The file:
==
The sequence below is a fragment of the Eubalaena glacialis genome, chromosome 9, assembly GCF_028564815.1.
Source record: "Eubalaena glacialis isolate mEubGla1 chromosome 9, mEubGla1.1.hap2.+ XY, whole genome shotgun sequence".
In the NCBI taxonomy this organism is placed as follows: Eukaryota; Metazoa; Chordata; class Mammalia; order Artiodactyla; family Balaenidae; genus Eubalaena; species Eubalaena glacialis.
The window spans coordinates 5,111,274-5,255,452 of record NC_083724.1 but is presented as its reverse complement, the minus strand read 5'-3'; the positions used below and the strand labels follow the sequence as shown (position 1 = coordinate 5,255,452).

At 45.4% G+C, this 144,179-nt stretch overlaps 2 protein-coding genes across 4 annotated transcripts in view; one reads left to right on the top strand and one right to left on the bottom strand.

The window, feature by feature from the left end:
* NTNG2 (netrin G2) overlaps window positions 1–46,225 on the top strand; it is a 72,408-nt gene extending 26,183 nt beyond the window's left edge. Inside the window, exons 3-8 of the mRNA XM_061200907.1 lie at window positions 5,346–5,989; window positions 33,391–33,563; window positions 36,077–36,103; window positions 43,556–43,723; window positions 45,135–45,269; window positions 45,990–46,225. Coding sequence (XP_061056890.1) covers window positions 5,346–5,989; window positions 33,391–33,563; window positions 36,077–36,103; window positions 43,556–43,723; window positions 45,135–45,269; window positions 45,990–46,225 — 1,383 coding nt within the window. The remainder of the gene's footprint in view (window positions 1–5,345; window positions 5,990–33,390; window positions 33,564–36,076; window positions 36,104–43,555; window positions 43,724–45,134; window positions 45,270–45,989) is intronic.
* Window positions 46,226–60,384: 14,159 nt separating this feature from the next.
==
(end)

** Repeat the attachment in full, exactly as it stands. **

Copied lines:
The sequence below is a fragment of the Eubalaena glacialis genome, chromosome 9, assembly GCF_028564815.1.
Source record: "Eubalaena glacialis isolate mEubGla1 chromosome 9, mEubGla1.1.hap2.+ XY, whole genome shotgun sequence".
In the NCBI taxonomy this organism is placed as follows: Eukaryota; Metazoa; Chordata; class Mammalia; order Artiodactyla; family Balaenidae; genus Eubalaena; species Eubalaena glacialis.
The window spans coordinates 5,111,274-5,255,452 of record NC_083724.1 but is presented as its reverse complement, the minus strand read 5'-3'; the positions used below and the strand labels follow the sequence as shown (position 1 = coordinate 5,255,452).

At 45.4% G+C, this 144,179-nt stretch overlaps 2 protein-coding genes across 4 annotated transcripts in view; one reads left to right on the top strand and one right to left on the bottom strand.

The window, feature by feature from the left end:
* NTNG2 (netrin G2) overlaps window positions 1–46,225 on the top strand; it is a 72,408-nt gene extending 26,183 nt beyond the window's left edge. Inside the window, exons 3-8 of the mRNA XM_061200907.1 lie at window positions 5,346–5,989; window positions 33,391–33,563; window positions 36,077–36,103; window positions 43,556–43,723; window positions 45,135–45,269; window positions 45,990–46,225. Coding sequence (XP_061056890.1) covers window positions 5,346–5,989; window positions 33,391–33,563; window positions 36,077–36,103; window positions 43,556–43,723; window positions 45,135–45,269; window positions 45,990–46,225 — 1,383 coding nt within the window. The remainder of the gene's footprint in view (window positions 1–5,345; window positions 5,990–33,390; window positions 33,564–36,076; window positions 36,104–43,555; window positions 43,724–45,134; window positions 45,270–45,989) is intronic.
* Window positions 46,226–60,384: 14,159 nt separating this feature from the next.